South Korean Foreign Minister Kang Kyung-wha said Wednesday that Seoul and Washington are pursuing the same goal of North Korea's denuclearization despite a "tug of war" over the method to reach that goal.
Speaking at a lecture on peace, Kang said that the views of the allies can't necessarily remain the same, but stressed the importance of bilateral cooperation to address differences and speak with "one voice."
Speculation has lingered that Seoul and Washington may be at odds over how to approach Pyongyang's denuclearization, with the latter keeping a tough stance and the former seen as more flexible in working to facilitate the resumption of nuclear talks between the U.S. and the North.
"The goal of South Korea and the United States, and what both are pursuing, is clearly the same. That is the complete denuclearization ... the North's complete denuclearization," Kang said during the lecture at Hansung University in Seoul.
"The basic approach of the allies is to reach an agreement with the North under a comprehensive approach and the enforcement cannot help but proceed in steps. Thus we cannot help but move toward denuclearization simultaneously and in parallel, and that is the same between the allies," she added.
The nuclear negotiations between Washington and Pyongyang have been stalled since the second summit between U.S. President Donald Trump and North Korean leader Kim Jong-un in Hanoi in February collapsed due to a failure to narrow differences over the scope of the North's denuclearization and the U.S.' sanctions relief.
Kang noted that the Hanoi summit broke down as Pyongyang presented an approach entirely different from that of the U.S.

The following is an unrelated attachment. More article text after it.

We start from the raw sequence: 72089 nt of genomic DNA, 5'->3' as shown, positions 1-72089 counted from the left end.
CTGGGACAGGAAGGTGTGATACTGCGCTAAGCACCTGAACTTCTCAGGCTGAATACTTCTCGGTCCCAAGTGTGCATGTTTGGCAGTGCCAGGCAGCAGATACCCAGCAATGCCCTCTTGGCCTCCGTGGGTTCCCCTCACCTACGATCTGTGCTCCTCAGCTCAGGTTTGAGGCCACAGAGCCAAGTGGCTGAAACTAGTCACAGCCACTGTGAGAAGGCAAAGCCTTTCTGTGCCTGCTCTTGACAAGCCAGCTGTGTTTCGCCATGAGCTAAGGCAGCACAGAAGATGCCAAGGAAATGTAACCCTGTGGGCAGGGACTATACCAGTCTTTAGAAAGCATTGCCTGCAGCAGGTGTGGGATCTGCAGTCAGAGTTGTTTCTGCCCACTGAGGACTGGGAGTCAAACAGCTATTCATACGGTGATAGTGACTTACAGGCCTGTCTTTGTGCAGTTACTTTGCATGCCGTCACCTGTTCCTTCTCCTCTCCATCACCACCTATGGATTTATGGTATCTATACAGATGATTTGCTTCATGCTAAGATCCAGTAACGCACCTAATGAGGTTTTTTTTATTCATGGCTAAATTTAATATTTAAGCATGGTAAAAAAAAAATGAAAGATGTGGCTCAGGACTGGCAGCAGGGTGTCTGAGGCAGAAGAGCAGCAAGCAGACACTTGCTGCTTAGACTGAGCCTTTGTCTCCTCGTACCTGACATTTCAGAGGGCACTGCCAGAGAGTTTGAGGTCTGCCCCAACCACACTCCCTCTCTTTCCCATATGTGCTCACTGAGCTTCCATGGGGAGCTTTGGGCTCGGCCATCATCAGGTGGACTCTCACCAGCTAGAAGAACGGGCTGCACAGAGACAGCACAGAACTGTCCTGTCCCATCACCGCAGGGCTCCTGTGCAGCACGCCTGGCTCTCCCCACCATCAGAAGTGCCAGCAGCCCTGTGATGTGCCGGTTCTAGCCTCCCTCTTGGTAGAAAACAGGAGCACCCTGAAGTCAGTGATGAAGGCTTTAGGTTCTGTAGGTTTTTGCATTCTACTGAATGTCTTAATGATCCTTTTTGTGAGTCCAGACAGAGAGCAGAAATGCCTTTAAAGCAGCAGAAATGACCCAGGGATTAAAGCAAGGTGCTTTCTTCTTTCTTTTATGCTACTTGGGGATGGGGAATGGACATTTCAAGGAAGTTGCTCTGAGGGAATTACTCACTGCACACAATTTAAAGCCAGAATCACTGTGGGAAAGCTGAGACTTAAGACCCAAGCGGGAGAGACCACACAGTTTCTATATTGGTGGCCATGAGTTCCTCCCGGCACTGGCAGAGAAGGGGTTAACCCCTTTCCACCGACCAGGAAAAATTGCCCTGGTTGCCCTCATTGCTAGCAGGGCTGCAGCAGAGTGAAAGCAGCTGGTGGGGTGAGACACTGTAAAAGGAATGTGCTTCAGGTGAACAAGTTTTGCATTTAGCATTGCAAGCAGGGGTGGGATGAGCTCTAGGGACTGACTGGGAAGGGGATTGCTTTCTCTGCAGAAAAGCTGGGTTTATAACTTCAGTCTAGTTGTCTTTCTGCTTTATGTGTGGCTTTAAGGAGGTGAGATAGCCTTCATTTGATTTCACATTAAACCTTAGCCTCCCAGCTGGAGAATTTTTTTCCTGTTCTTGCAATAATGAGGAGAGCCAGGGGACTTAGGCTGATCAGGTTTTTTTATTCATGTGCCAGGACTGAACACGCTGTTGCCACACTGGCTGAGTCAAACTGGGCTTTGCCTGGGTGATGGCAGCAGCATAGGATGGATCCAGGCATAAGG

"Though (the two sides) did not reach an agreement in the end, as the North brought in an entirely different approach, (they came to) have a clear understanding of what each other's position is," she said.
"Should the talks resume, there would be more in-depth negotiations," she added.
The U.S. has been pushing for a comprehensive approach that calls for Pyongyang's sweeping denuclearization steps before any rewards are given, while the North favors a step-by-step, incremental formula that offers rewards along the path to its nuclear disarmament.
During the lecture, she also made clear that Seoul's policy toward Pyongyang is aimed at "peaceful coexistence" with the North, not at achieving reunification.
"Peaceful coexistence should first materialize," she said in response to a question of whether reunification should take place.
"Then the armistice agreement should be replaced by a peace treaty, and when the mood for peaceful coexistence is entrenched, discussions for unification may naturally emerge," she added.(Yonhpap)